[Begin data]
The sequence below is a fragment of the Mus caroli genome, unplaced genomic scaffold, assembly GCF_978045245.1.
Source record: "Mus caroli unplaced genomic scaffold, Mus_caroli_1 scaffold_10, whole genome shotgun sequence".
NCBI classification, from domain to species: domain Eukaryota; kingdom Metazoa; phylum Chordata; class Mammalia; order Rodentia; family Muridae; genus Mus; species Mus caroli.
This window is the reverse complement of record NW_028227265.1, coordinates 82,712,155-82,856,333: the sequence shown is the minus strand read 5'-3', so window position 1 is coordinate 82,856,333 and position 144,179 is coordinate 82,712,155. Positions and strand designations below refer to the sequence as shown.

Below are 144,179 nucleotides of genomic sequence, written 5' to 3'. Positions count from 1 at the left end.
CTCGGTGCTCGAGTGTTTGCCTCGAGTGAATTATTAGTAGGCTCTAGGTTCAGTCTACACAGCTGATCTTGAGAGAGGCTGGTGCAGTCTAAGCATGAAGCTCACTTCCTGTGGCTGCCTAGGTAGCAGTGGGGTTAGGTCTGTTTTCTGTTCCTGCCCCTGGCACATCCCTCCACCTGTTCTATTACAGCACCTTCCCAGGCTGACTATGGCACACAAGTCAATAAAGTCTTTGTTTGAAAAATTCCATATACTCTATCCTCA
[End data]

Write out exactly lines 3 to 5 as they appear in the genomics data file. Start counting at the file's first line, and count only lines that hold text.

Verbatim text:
NCBI classification, from domain to species: domain Eukaryota; kingdom Metazoa; phylum Chordata; class Mammalia; order Rodentia; family Muridae; genus Mus; species Mus caroli.
This window is the reverse complement of record NW_028227265.1, coordinates 82,712,155-82,856,333: the sequence shown is the minus strand read 5'-3', so window position 1 is coordinate 82,856,333 and position 144,179 is coordinate 82,712,155. Positions and strand designations below refer to the sequence as shown.

Below are 144,179 nucleotides of genomic sequence, written 5' to 3'. Positions count from 1 at the left end.